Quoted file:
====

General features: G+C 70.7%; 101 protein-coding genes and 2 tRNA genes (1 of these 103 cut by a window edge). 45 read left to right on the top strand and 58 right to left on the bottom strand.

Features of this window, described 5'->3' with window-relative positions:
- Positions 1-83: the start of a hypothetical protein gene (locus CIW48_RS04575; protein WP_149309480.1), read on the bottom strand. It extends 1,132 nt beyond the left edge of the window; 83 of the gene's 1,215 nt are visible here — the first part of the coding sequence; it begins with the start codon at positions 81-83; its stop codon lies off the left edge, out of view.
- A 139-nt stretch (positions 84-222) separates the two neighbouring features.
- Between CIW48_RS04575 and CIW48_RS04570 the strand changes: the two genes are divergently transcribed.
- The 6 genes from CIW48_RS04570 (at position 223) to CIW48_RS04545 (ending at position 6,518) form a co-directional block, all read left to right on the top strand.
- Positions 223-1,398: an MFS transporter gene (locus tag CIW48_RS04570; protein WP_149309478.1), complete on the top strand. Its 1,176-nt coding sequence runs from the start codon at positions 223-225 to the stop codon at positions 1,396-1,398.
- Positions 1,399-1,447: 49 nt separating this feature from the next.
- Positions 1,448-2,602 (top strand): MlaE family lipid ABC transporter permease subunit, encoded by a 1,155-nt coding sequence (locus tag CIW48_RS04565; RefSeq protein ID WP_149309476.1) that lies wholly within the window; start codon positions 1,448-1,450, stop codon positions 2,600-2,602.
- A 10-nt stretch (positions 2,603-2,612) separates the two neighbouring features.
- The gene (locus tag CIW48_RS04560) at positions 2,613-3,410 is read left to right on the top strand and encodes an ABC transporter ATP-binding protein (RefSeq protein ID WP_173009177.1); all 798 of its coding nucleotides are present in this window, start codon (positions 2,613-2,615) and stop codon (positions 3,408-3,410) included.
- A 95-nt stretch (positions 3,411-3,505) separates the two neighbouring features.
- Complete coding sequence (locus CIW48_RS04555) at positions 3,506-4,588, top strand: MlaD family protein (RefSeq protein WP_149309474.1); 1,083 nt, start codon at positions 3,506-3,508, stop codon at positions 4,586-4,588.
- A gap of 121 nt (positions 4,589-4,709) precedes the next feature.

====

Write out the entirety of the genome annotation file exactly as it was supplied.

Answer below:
General features: G+C 70.7%; 101 protein-coding genes and 2 tRNA genes (1 of these 103 cut by a window edge). 45 read left to right on the top strand and 58 right to left on the bottom strand.

Features of this window, described 5'->3' with window-relative positions:
- Positions 1-83: the start of a hypothetical protein gene (locus CIW48_RS04575; protein WP_149309480.1), read on the bottom strand. It extends 1,132 nt beyond the left edge of the window; 83 of the gene's 1,215 nt are visible here — the first part of the coding sequence; it begins with the start codon at positions 81-83; its stop codon lies off the left edge, out of view.
- A 139-nt stretch (positions 84-222) separates the two neighbouring features.
- Between CIW48_RS04575 and CIW48_RS04570 the strand changes: the two genes are divergently transcribed.
- The 6 genes from CIW48_RS04570 (at position 223) to CIW48_RS04545 (ending at position 6,518) form a co-directional block, all read left to right on the top strand.
- Positions 223-1,398: an MFS transporter gene (locus tag CIW48_RS04570; protein WP_149309478.1), complete on the top strand. Its 1,176-nt coding sequence runs from the start codon at positions 223-225 to the stop codon at positions 1,396-1,398.
- Positions 1,399-1,447: 49 nt separating this feature from the next.
- Positions 1,448-2,602 (top strand): MlaE family lipid ABC transporter permease subunit, encoded by a 1,155-nt coding sequence (locus tag CIW48_RS04565; RefSeq protein ID WP_149309476.1) that lies wholly within the window; start codon positions 1,448-1,450, stop codon positions 2,600-2,602.
- A 10-nt stretch (positions 2,603-2,612) separates the two neighbouring features.
- The gene (locus tag CIW48_RS04560) at positions 2,613-3,410 is read left to right on the top strand and encodes an ABC transporter ATP-binding protein (RefSeq protein ID WP_173009177.1); all 798 of its coding nucleotides are present in this window, start codon (positions 2,613-2,615) and stop codon (positions 3,408-3,410) included.
- A 95-nt stretch (positions 3,411-3,505) separates the two neighbouring features.
- Complete coding sequence (locus CIW48_RS04555) at positions 3,506-4,588, top strand: MlaD family protein (RefSeq protein WP_149309474.1); 1,083 nt, start codon at positions 3,506-3,508, stop codon at positions 4,586-4,588.
- A gap of 121 nt (positions 4,589-4,709) precedes the next feature.